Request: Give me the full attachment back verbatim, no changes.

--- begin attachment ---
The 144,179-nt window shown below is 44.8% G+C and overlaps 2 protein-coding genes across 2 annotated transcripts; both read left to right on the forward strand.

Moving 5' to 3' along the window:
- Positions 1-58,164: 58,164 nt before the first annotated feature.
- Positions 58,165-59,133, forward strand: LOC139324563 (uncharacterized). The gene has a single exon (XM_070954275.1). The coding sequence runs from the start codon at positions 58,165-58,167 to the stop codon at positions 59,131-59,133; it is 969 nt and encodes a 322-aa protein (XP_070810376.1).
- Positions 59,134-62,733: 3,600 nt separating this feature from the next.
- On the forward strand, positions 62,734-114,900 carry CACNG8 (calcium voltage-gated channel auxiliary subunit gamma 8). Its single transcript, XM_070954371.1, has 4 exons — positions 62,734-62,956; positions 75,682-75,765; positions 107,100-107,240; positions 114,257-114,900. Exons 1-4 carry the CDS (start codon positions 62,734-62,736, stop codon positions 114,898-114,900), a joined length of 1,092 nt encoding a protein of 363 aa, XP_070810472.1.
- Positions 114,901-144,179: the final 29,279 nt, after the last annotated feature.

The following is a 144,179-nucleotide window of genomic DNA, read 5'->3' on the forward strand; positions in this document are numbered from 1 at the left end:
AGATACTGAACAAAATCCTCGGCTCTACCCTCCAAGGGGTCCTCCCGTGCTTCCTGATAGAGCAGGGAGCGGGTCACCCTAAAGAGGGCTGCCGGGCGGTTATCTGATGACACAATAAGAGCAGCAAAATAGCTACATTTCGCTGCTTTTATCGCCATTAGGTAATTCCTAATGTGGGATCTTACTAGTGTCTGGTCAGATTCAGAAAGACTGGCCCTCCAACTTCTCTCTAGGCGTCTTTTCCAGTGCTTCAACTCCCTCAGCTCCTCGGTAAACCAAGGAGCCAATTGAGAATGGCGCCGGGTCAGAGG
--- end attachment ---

The 144,179-nt window shown below is 44.8% G+C and overlaps 2 protein-coding genes across 2 annotated transcripts; both read left to right on the forward strand.

Moving 5' to 3' along the window:
- Positions 1-58,164: 58,164 nt before the first annotated feature.
- Positions 58,165-59,133, forward strand: LOC139324563 (uncharacterized). The gene has a single exon (XM_070954275.1). The coding sequence runs from the start codon at positions 58,165-58,167 to the stop codon at positions 59,131-59,133; it is 969 nt and encodes a 322-aa protein (XP_070810376.1).
- Positions 59,134-62,733: 3,600 nt separating this feature from the next.
- On the forward strand, positions 62,734-114,900 carry CACNG8 (calcium voltage-gated channel auxiliary subunit gamma 8). Its single transcript, XM_070954371.1, has 4 exons — positions 62,734-62,956; positions 75,682-75,765; positions 107,100-107,240; positions 114,257-114,900. Exons 1-4 carry the CDS (start codon positions 62,734-62,736, stop codon positions 114,898-114,900), a joined length of 1,092 nt encoding a protein of 363 aa, XP_070810472.1.
- Positions 114,901-144,179: the final 29,279 nt, after the last annotated feature.

The following is a 144,179-nucleotide window of genomic DNA, read 5'->3' on the forward strand; positions in this document are numbered from 1 at the left end:
AGATACTGAACAAAATCCTCGGCTCTACCCTCCAAGGGGTCCTCCCGTGCTTCCTGATAGAGCAGGGAGCGGGTCACCCTAAAGAGGGCTGCCGGGCGGTTATCTGATGACACAATAAGAGCAGCAAAATAGCTACATTTCGCTGCTTTTATCGCCATTAGGTAATTCCTAATGTGGGATCTTACTAGTGTCTGGTCAGATTCAGAAAGACTGGCCCTCCAACTTCTCTCTAGGCGTCTTTTCCAGTGCTTCAACTCCCTCAGCTCCTCGGTAAACCAAGGAGCCAATTGAGAATGGCGCCGGGTCAGAGG